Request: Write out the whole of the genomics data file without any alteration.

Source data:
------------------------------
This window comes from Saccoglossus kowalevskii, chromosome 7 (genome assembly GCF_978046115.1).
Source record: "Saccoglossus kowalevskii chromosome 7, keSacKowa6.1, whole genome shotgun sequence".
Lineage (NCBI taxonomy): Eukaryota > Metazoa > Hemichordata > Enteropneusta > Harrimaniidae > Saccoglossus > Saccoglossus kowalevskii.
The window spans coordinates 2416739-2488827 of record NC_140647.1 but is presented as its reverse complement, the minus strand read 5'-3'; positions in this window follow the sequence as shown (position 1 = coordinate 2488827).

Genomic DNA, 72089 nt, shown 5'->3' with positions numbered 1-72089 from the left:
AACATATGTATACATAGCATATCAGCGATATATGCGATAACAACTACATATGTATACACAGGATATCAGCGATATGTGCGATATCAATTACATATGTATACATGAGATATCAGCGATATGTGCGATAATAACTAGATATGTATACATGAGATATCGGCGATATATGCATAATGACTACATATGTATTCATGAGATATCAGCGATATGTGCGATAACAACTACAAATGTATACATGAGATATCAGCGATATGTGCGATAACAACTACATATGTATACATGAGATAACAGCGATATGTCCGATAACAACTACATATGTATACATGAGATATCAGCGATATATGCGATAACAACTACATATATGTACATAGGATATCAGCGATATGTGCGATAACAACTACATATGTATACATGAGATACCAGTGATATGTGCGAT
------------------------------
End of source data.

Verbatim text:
This window comes from Saccoglossus kowalevskii, chromosome 7 (genome assembly GCF_978046115.1).
Source record: "Saccoglossus kowalevskii chromosome 7, keSacKowa6.1, whole genome shotgun sequence".
Lineage (NCBI taxonomy): Eukaryota > Metazoa > Hemichordata > Enteropneusta > Harrimaniidae > Saccoglossus > Saccoglossus kowalevskii.
The window spans coordinates 2416739-2488827 of record NC_140647.1 but is presented as its reverse complement, the minus strand read 5'-3'; positions in this window follow the sequence as shown (position 1 = coordinate 2488827).

Genomic DNA, 72089 nt, shown 5'->3' with positions numbered 1-72089 from the left:
AACATATGTATACATAGCATATCAGCGATATATGCGATAACAACTACATATGTATACACAGGATATCAGCGATATGTGCGATATCAATTACATATGTATACATGAGATATCAGCGATATGTGCGATAATAACTAGATATGTATACATGAGATATCGGCGATATATGCATAATGACTACATATGTATTCATGAGATATCAGCGATATGTGCGATAACAACTACAAATGTATACATGAGATATCAGCGATATGTGCGATAACAACTACATATGTATACATGAGATAACAGCGATATGTCCGATAACAACTACATATGTATACATGAGATATCAGCGATATATGCGATAACAACTACATATATGTACATAGGATATCAGCGATATGTGCGATAACAACTACATATGTATACATGAGATACCAGTGATATGTGCGAT